Business Email Compromise (BEC) costs organisations globally a staggering amount of money, but there are some simple steps you can take to put a stop to it.
For a relatively simple attack, Business Email Compromise (BEC) costs organisations globally a staggering amount of money. The FBI estimated it has funnelled $26bn into the pockets of cyber criminals in the three years to July 2019. This is more than the GDP of Iceland.
What is Business Email Compromise?
In essence, Business Email Compromise is when an attacker pretends to be someone they aren’t on email, typically senior management, to achieve their own ends. This is usually convincing a person to divert funds into a different account or tricking them into sharing sensitive databases or IP. In this way, a single email can cost tens of thousands.
There are two main types of BEC attacks, those which use a compromised email account and those which come from a spoofed email address, aiming to look like they originate from a specific individual at a legitimate domain.
To carry out the first kind, the attacker will need to compromise the email account of an important person inside the target company. Mass migration onto platforms such as Office 365 has made this easier, putting a fresh set of user credentials for the CEO or CFO just a phish and a fake login page away.
Once the attacker has the requisite username and password, they sit quietly in the background watching and learning who does what and how the owner of the hijacked account communicates before striking.
Less advanced Business Email Compromise attacks work in a similar way but instead of the request originating from a senior team member on your mail server, they use a ‘nearby’ or ‘cousin’ domain. For example, firstname.lastname@example.org instead of email@example.com.
What to watch out for
The quality of such Business Email Compromise attacks varies, with more detailed ones spending significant time collecting target info and intelligence and using these in their fake emails. As it could net the attacker a significant amount of money if successful – it is typically better thought through than your run-of-the-mill 419 scammer or mass phish. The image below sums up some of the social engineering techniques typically used.
How to protect yourself
As with most cybersecurity issues, it is a hybrid human/technology problem.
To help protect against the human risk elements involved, training against up-to-date phishing scams to teach people to question emails is vital. Carrying out the actions of senior management is hardwired in most employees.
It is important to break this chain by having employees associate requests to suddenly authorise unplanned transactions or send valuable corporate assets with high risk and challenge accordingly. This education needs to be done regularly and in an environment that encourages such challenges to senior staff, rather than attaching a stigma to them.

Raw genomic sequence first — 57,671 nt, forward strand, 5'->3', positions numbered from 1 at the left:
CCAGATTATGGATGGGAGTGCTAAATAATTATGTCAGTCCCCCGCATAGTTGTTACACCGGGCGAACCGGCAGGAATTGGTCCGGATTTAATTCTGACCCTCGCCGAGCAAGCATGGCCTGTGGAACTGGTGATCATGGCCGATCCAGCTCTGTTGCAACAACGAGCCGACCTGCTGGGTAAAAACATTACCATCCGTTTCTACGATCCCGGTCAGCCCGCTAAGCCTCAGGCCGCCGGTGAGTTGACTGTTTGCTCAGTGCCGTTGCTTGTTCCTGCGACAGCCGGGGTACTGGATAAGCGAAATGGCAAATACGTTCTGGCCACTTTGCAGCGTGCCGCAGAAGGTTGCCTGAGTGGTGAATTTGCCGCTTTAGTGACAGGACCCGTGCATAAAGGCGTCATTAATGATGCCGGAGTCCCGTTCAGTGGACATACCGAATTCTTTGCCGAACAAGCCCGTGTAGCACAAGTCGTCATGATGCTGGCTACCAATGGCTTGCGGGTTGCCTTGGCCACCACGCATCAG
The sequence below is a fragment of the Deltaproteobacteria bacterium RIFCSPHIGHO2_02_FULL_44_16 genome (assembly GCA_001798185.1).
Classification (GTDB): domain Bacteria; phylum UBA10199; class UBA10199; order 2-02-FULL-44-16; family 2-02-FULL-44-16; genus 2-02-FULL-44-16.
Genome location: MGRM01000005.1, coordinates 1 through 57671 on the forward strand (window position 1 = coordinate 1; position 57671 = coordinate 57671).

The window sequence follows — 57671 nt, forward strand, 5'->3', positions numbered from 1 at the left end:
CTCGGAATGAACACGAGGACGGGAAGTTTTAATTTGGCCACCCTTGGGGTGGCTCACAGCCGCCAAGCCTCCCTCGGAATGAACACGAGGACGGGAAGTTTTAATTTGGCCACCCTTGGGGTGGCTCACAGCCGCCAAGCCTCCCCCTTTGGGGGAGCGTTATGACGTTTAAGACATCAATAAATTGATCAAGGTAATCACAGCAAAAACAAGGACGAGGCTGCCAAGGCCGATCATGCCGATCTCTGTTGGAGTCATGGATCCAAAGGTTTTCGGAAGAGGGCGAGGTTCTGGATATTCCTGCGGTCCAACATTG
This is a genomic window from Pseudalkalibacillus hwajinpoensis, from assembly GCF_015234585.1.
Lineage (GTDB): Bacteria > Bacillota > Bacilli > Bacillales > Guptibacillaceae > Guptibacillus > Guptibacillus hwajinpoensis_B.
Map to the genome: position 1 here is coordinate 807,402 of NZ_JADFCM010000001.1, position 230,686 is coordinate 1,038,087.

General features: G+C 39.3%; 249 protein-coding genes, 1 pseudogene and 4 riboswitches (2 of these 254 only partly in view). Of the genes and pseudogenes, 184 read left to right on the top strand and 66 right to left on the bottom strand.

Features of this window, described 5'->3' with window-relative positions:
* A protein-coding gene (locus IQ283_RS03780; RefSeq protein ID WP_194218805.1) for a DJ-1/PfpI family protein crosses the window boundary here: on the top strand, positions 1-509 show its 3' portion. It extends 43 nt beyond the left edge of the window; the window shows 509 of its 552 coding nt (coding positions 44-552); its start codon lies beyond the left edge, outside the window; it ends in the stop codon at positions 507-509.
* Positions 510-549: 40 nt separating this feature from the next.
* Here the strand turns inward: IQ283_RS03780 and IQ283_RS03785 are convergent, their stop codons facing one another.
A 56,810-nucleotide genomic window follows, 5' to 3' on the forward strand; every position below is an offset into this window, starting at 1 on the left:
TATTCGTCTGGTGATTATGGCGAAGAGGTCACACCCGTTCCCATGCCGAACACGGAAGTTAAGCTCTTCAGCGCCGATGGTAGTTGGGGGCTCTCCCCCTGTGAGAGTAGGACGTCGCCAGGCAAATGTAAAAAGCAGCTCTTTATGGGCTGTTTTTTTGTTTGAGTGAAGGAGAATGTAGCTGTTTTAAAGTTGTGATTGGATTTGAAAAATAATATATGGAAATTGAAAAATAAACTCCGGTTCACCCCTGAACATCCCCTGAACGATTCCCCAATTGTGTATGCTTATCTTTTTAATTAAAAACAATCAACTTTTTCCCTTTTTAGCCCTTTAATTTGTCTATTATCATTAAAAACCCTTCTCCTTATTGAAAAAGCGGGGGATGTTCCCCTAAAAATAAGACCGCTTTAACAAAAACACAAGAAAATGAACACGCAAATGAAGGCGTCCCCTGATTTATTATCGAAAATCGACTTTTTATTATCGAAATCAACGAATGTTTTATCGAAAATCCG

Implementing a process to consider manual approvals for payments above a set threshold should also be considered.
Your email security solution is the front-line of defence. Make sure it has the multiple layers necessary to address the variety of elements of BEC. This includes features to quarantine and drop emails and executive tracking capabilities to identify real names in multiple address fields.
Integrated domain name and IP risk scoring is also a valuable countermeasure, the smart security team could also consider purchasing nearby domains to prevent their use in attacks. Finally, an email solution which can intelligently categorise and analyse the content of emails in context is also valuable.
Multi-factor authentication (MFA) can also play a part in mitigating the Business Email Compromise issue. It will hamper any attacker with a stolen username and password details, stopping them from the kind of multiple illegitimate logins that allow for the collection of strong target intel.
Additionally, while these attacks originate inside email, they often encourage the victim to take actions in other applications. For example, encouraging people to email data from Salesforce or documents from a cloud storage app, which is why a solution which can see and mitigate across the kill-chain is vital.
In organisations of all sizes, the management burden of staying ahead of these variables can be alleviated by automated security. This is the ethos behind our Autonomous Security Engine – ASE.
Whilst technically relatively simple, Business Email Compromise is growing as an issue because it exploits human frailties with the potential for a big return for attackers. However, taking the steps outlined above and will make it far harder for this to happen.
Make a start by downloading the BEC Checklist. For more practical, actionable insights and guidance on securing your organisation from threats such as Business Email Compromise, particularly when using Office 365, visit Defence365.
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